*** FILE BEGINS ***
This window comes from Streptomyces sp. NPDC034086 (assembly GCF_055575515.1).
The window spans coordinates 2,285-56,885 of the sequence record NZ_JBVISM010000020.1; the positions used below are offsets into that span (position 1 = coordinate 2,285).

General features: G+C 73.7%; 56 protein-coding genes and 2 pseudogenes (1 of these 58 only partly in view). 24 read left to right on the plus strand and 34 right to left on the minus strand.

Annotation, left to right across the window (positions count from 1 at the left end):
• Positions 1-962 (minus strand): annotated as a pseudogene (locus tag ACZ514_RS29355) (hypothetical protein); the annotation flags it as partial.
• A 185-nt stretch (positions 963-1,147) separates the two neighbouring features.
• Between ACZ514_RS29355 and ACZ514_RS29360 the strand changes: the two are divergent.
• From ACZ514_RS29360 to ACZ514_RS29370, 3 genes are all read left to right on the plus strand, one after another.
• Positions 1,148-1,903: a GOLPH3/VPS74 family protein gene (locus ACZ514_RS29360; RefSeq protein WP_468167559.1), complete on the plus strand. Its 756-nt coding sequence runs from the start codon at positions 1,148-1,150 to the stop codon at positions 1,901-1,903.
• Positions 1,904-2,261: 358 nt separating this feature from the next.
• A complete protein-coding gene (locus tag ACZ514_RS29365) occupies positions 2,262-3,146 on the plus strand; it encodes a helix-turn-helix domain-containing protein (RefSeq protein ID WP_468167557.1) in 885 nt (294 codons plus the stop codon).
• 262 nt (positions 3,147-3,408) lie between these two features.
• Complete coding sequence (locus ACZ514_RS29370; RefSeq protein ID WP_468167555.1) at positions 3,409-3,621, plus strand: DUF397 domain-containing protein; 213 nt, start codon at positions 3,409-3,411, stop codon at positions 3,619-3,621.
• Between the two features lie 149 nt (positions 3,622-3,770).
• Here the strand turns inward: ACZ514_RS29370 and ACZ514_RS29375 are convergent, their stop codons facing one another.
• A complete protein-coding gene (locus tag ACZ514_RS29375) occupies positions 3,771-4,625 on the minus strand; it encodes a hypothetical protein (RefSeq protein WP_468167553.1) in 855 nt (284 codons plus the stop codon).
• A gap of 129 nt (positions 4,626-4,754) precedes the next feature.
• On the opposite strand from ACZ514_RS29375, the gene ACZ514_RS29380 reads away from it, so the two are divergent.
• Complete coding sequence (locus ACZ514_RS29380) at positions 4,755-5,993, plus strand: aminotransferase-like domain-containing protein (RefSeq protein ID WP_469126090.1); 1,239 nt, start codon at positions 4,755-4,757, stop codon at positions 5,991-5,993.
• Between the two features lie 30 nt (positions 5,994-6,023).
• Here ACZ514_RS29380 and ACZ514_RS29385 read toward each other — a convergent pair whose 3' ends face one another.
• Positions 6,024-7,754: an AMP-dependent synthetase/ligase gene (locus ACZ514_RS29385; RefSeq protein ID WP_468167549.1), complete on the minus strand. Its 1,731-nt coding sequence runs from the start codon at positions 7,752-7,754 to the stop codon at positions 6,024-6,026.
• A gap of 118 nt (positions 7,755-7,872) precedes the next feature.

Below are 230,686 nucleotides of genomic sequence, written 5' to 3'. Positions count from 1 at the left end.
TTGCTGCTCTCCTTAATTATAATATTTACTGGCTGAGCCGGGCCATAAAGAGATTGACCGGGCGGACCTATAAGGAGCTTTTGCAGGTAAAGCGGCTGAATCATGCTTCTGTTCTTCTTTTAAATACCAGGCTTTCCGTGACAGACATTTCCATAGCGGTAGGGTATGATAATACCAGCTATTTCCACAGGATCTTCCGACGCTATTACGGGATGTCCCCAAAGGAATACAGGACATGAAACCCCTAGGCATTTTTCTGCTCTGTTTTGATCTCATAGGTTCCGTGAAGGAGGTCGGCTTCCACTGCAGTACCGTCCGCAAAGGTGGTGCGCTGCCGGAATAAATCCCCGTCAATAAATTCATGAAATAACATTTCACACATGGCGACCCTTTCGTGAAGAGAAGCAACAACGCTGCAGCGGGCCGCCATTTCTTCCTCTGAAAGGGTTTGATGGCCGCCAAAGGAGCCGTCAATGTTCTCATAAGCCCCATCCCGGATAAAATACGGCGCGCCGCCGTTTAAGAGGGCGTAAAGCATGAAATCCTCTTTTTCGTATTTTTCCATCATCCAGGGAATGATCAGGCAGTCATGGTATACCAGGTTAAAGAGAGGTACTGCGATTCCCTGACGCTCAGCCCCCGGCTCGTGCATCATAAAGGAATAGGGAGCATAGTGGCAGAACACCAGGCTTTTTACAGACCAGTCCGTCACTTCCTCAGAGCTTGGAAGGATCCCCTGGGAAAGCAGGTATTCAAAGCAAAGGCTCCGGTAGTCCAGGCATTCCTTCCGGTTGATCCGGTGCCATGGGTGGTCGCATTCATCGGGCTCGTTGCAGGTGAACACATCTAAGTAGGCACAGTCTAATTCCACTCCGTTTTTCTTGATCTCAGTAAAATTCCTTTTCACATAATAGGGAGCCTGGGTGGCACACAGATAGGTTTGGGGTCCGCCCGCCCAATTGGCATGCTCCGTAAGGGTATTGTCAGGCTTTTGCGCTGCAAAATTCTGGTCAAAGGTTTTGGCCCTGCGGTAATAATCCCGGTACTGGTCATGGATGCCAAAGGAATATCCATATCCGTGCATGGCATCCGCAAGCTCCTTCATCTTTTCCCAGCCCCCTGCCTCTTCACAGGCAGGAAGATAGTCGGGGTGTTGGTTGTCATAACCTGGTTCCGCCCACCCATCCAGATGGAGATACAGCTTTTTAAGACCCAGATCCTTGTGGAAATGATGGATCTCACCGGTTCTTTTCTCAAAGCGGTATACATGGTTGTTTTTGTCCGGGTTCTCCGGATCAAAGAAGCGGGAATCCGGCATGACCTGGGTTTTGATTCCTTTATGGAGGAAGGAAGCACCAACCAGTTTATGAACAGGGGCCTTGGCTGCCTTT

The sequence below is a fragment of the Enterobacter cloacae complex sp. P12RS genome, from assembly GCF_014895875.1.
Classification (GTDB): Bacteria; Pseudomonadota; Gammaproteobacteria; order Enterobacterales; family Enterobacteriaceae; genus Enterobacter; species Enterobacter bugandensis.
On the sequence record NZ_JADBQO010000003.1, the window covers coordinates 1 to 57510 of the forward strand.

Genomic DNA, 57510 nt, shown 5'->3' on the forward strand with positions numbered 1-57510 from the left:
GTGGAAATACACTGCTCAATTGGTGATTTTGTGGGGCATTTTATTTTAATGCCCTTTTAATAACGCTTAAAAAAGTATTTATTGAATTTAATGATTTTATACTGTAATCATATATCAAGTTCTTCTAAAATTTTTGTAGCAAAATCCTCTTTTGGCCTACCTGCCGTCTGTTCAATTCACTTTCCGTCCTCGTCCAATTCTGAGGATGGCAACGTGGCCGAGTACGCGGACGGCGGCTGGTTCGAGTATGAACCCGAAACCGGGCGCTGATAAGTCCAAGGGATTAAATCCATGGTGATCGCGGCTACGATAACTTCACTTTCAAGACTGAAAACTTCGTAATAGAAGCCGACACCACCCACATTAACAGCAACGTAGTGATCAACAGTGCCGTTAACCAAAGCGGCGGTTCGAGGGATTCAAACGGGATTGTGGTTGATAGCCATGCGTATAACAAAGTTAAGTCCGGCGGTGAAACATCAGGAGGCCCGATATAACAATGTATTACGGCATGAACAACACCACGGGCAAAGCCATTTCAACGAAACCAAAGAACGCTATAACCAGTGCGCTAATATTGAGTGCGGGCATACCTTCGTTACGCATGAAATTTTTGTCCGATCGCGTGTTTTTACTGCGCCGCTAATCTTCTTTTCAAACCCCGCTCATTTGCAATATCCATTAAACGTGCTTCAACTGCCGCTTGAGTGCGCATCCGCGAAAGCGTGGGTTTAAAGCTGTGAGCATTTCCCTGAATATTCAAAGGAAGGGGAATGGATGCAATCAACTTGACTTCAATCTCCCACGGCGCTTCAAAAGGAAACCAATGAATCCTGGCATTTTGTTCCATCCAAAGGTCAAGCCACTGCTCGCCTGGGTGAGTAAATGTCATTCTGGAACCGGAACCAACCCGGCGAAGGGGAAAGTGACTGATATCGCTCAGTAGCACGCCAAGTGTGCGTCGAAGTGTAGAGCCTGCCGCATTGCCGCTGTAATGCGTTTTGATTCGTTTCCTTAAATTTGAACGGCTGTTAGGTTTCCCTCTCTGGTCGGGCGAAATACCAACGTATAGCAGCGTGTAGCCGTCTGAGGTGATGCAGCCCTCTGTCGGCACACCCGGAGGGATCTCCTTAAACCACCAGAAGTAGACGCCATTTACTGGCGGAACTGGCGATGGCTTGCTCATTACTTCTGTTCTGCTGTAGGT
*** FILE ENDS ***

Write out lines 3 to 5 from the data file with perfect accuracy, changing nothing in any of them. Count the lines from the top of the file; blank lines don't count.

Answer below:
General features: G+C 73.7%; 56 protein-coding genes and 2 pseudogenes (1 of these 58 only partly in view). 24 read left to right on the plus strand and 34 right to left on the minus strand.

Annotation, left to right across the window (positions count from 1 at the left end):
• Positions 1-962 (minus strand): annotated as a pseudogene (locus tag ACZ514_RS29355) (hypothetical protein); the annotation flags it as partial.